BMW USA did reply to an interview request but could not comment on the survey. However, in an emailed statement, the company said that interest in safe motoring "is a healthy sign that consumers are concerned about distraction while driving, and we consider that a big success."

The statement added that BMW uses "science-based analysis" to incorporate smartphones and other in-car technology into its vehicles. "We have 5 driving simulators that are constantly evaluating the driver experience, plus we do mobile driver clinics in Europe, the U.S., and the Far East to assess driver reactions," the company said.

Car connectivity could provide companies with too much information on a person's location and how they drive, according to 61 percent of those polled. The survey showed 41 percent of respondents believe insurance companies would raise rates based on driving habits.

Car makers only share data if drivers opt in to such services, said Mark Boyadjis, an industry analyst at IHS Automotive. Auto makers' legal departments understand that sharing driver data without consent is illegal, he added.

Those who sign up for safety services, such as General Motors' OnStar, and question why they're being tracked miss the point of such systems, he said.

"If you sign up for stolen vehicle location and you don't want to be tracked, that's the whole idea behind the system," he said. "It's to make sure you can find your car when it's stolen."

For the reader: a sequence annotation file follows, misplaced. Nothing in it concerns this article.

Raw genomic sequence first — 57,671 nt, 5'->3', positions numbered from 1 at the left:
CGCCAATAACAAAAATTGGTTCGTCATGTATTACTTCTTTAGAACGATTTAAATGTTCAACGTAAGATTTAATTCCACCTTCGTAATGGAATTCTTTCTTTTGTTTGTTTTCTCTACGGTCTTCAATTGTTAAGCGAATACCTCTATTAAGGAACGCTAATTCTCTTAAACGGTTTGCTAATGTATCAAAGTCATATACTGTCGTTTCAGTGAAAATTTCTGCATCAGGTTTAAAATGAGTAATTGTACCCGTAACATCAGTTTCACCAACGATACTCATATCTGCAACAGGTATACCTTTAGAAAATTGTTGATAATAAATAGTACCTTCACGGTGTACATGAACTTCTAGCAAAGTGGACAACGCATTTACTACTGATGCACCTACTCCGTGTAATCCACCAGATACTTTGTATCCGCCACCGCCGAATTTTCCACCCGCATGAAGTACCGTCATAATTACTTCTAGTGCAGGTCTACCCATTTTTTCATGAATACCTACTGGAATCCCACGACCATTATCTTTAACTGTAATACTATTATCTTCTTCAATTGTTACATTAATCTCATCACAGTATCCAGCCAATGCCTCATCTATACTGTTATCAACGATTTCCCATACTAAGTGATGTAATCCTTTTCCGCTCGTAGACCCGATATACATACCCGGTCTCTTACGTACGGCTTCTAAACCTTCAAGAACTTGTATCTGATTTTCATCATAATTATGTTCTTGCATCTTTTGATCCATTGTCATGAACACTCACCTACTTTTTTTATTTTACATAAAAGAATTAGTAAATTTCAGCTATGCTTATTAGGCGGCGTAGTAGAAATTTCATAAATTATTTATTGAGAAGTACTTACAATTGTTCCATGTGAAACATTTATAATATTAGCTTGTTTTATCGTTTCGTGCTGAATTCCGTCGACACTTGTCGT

Car manufacturers started offering connectivity features a few years ago, in some cases partnering with technology companies to develop the systems.

Ford turned to Microsoft to develop its Sync platform, which debuted in 2007. Among other functions, certain Sync packages include an in-car wireless router and let drivers use voice commands to control selected mobile phone apps.

At the Apple Worldwide Developer Conference in May, Apple revealed that vehicles from nine automakers will incorporate the Siri voice command system found in its iOS 6 mobile platform. According to Apple, the Eyes Free feature will allow drivers to use the voice command button on their steering wheels to ask for Siri's help with getting directions, playing music, writing text messages and placing calls in addition to other functions.